A federal lawsuit challenging the state’s right to reserve a casino license in southeastern Massachusetts for an Indian tribe will go forward without any involvement from the Vineyard.
In a decision issued yesterday, U.S. District Judge Nathaniel Gorton denied attempts by the Wampanoag Tribe of Gay Head (Aquinnah), the town of Aquinnah and the Aquinnah Gay Head Community Association to intervene in a case brought by a private casino developer against Gov. Deval Patrick and the Massachusetts Gaming Commission.
The judge also denied the Wampanoag tribe of Mashpee’s effort to intervene in the case, but left open the possibility that it could get involved later.
The ruling is the latest chapter in a complicated bid by the Aquinnah tribe to stay in the running for the right to operate a gaming facility in Massachusetts after the state opted to negotiate with the Mashpee tribe instead. The state, along with the town of Aquinnah and the taxpayers association, contend that the Aquinnah tribe waived its right to conduct gaming on tribal lands when it signed a settlement agreement with the town in 1985. In the underlying case, commercial developer K.G. Urban Enterprises of New York claims the 2011 state Gaming Act is unconstitutional by setting aside one of three state casino licenses for federally recognized Indian tribes. The developer contends that because the preference is “racial-based” it violates the Constitution’s equal protection clause.
The Mashpee tribe has signed a second compact with the state and hopes to begin building a casino in Taunton as early as next year. An earlier compact between the state and the Mashpee Wampanoags was rejected by the Bureau of Indian Affairs which said it allowed the state to keep too much of the gaming revenues. The state legislature is now considering the second compact.
Both the Mashpee and the Vineyard Wampanoag tribes moved to intervene in the KG Urban lawsuit to support the state’s right to give preference to Indian tribes. The town of Aquinnah and the Aquinnah Gay Head Community Association, which opposes the efforts of the Vineyard tribe to build a casino, then moved to intervene to protect their position.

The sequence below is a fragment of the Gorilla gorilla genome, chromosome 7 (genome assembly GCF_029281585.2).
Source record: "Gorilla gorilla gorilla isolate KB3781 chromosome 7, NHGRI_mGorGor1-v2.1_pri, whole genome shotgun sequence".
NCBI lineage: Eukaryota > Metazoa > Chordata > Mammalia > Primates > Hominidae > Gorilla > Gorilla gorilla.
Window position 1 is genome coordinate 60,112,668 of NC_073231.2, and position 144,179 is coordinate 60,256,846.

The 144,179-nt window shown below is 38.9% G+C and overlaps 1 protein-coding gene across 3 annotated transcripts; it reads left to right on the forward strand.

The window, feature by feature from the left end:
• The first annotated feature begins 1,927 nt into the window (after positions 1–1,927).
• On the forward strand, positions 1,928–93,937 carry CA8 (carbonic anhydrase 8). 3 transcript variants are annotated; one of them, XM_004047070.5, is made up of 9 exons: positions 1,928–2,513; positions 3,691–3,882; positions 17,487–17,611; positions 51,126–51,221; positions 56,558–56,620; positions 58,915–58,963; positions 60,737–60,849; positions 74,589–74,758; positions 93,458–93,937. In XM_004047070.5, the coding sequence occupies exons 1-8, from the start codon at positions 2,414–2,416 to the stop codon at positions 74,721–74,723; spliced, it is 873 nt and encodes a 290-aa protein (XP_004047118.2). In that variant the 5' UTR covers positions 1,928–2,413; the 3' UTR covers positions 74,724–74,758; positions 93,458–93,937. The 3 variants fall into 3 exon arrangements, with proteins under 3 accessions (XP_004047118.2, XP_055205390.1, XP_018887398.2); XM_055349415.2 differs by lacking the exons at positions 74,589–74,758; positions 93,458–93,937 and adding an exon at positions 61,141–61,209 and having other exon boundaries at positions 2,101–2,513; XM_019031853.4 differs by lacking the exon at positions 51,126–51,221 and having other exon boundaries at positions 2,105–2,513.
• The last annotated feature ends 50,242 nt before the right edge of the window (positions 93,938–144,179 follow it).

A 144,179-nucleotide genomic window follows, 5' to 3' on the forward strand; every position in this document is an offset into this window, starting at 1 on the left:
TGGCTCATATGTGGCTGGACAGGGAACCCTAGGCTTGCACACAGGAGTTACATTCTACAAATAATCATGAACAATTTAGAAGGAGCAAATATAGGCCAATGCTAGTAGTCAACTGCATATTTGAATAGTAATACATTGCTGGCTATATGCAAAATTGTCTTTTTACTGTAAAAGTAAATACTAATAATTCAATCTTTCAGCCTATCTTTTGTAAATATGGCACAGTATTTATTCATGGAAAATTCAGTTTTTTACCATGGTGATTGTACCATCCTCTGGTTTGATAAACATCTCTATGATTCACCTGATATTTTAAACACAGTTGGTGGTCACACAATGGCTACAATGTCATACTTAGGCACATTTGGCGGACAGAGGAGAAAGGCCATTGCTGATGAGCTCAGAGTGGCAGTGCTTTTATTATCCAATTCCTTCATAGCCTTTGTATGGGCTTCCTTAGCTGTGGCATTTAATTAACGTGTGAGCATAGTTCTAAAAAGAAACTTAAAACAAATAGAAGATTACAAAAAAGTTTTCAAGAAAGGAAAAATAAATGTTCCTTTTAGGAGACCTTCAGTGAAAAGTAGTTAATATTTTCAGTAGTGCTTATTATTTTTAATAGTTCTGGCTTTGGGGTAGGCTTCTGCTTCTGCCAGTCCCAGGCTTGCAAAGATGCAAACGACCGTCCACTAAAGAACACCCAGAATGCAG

In the 22-page decision, Judge Gorton said what the tribes hoped to accomplish by intervening could be adequately represented by the state Attorney General. Because the Aquinnah tribe is not involved in active negotiations for a compact, its interests were too remote to merit status as an intervenor in the case, the judge found. Since the Aquinnah tribe was not allowed in, there was no reason for the town or the homeowners group to intervene, he said.
Cheryl Andrews-Maltais, chairman of the Vineyard tribe, said in an email sent Friday to the Gazette that the tribe was disappointed with the decision, and disagrees that the state can fairly represent the tribe's interest, especially because it does not recognize the tribe's right to offer gaming on its existing trust lands.
"We will be consulting with our legal team on our next steps," she said.
In a statement, the chairman of the Mashpee Wampanoag tribe said the ruling confirmed that the KG Urban case would have no bearing on the validity of the compact between the state and the Mashpee tribe.
“This is very positive for the tribe,” said chairman Cedric Cromwell. “Our concern was that KG Urban not be allowed to use its lawsuit to in any way affect our rights as a sovereign nation or to interfere with the incredible progress we are making to finalize a deal with the state and have our land taken into trust.”
Aquinnah town counsel Ronald H. Rappaport praised the outcome. “We’re pleased with the decision because it means we don’t have to spend town resources on extensive and costly litigation,” Mr. Rappaport said.